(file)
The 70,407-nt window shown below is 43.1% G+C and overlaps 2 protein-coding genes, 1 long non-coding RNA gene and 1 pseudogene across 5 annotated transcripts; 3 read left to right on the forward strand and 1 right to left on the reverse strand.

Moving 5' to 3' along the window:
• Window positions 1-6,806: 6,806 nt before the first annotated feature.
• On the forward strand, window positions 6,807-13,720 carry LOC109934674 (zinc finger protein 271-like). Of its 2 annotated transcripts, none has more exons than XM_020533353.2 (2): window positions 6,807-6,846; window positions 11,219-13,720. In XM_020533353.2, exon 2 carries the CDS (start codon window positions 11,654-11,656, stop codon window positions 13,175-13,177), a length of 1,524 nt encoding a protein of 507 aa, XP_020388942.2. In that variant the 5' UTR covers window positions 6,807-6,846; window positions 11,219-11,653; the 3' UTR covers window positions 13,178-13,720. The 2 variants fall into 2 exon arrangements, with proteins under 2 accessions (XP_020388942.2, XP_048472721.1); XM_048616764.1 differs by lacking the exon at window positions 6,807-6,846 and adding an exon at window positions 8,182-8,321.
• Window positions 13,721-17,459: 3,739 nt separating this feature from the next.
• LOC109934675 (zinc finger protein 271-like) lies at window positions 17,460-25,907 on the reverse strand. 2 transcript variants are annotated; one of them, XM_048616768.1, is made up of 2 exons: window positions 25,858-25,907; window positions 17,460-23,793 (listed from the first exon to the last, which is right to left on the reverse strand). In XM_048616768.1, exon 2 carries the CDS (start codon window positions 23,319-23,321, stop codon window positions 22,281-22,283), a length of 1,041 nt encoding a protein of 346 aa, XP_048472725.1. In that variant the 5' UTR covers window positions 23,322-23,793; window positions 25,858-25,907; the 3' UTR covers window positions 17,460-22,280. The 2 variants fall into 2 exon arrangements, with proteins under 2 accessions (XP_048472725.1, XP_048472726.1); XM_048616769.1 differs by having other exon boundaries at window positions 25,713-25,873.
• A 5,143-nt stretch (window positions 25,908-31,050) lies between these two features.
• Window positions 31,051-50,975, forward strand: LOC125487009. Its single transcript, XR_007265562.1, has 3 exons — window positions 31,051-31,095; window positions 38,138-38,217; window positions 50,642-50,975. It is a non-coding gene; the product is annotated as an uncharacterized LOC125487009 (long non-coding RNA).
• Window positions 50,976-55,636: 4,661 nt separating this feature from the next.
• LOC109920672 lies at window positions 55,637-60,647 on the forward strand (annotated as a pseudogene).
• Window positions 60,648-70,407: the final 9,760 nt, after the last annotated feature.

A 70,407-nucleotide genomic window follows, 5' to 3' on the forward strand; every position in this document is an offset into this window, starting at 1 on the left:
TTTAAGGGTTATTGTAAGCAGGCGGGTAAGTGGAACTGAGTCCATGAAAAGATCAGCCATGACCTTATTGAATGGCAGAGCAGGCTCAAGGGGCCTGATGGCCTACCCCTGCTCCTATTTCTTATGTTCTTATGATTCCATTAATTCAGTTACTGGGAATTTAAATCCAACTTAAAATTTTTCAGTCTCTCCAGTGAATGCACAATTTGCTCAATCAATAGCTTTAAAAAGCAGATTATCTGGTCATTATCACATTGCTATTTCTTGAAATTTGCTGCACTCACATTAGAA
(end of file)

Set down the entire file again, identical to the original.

The 70,407-nt window shown below is 43.1% G+C and overlaps 2 protein-coding genes, 1 long non-coding RNA gene and 1 pseudogene across 5 annotated transcripts; 3 read left to right on the forward strand and 1 right to left on the reverse strand.

Moving 5' to 3' along the window:
• Window positions 1-6,806: 6,806 nt before the first annotated feature.
• On the forward strand, window positions 6,807-13,720 carry LOC109934674 (zinc finger protein 271-like). Of its 2 annotated transcripts, none has more exons than XM_020533353.2 (2): window positions 6,807-6,846; window positions 11,219-13,720. In XM_020533353.2, exon 2 carries the CDS (start codon window positions 11,654-11,656, stop codon window positions 13,175-13,177), a length of 1,524 nt encoding a protein of 507 aa, XP_020388942.2. In that variant the 5' UTR covers window positions 6,807-6,846; window positions 11,219-11,653; the 3' UTR covers window positions 13,178-13,720. The 2 variants fall into 2 exon arrangements, with proteins under 2 accessions (XP_020388942.2, XP_048472721.1); XM_048616764.1 differs by lacking the exon at window positions 6,807-6,846 and adding an exon at window positions 8,182-8,321.
• Window positions 13,721-17,459: 3,739 nt separating this feature from the next.
• LOC109934675 (zinc finger protein 271-like) lies at window positions 17,460-25,907 on the reverse strand. 2 transcript variants are annotated; one of them, XM_048616768.1, is made up of 2 exons: window positions 25,858-25,907; window positions 17,460-23,793 (listed from the first exon to the last, which is right to left on the reverse strand). In XM_048616768.1, exon 2 carries the CDS (start codon window positions 23,319-23,321, stop codon window positions 22,281-22,283), a length of 1,041 nt encoding a protein of 346 aa, XP_048472725.1. In that variant the 5' UTR covers window positions 23,322-23,793; window positions 25,858-25,907; the 3' UTR covers window positions 17,460-22,280. The 2 variants fall into 2 exon arrangements, with proteins under 2 accessions (XP_048472725.1, XP_048472726.1); XM_048616769.1 differs by having other exon boundaries at window positions 25,713-25,873.
• A 5,143-nt stretch (window positions 25,908-31,050) lies between these two features.
• Window positions 31,051-50,975, forward strand: LOC125487009. Its single transcript, XR_007265562.1, has 3 exons — window positions 31,051-31,095; window positions 38,138-38,217; window positions 50,642-50,975. It is a non-coding gene; the product is annotated as an uncharacterized LOC125487009 (long non-coding RNA).
• Window positions 50,976-55,636: 4,661 nt separating this feature from the next.
• LOC109920672 lies at window positions 55,637-60,647 on the forward strand (annotated as a pseudogene).
• Window positions 60,648-70,407: the final 9,760 nt, after the last annotated feature.

A 70,407-nucleotide genomic window follows, 5' to 3' on the forward strand; every position in this document is an offset into this window, starting at 1 on the left:
TTTAAGGGTTATTGTAAGCAGGCGGGTAAGTGGAACTGAGTCCATGAAAAGATCAGCCATGACCTTATTGAATGGCAGAGCAGGCTCAAGGGGCCTGATGGCCTACCCCTGCTCCTATTTCTTATGTTCTTATGATTCCATTAATTCAGTTACTGGGAATTTAAATCCAACTTAAAATTTTTCAGTCTCTCCAGTGAATGCACAATTTGCTCAATCAATAGCTTTAAAAAGCAGATTATCTGGTCATTATCACATTGCTATTTCTTGAAATTTGCTGCACTCACATTAGAA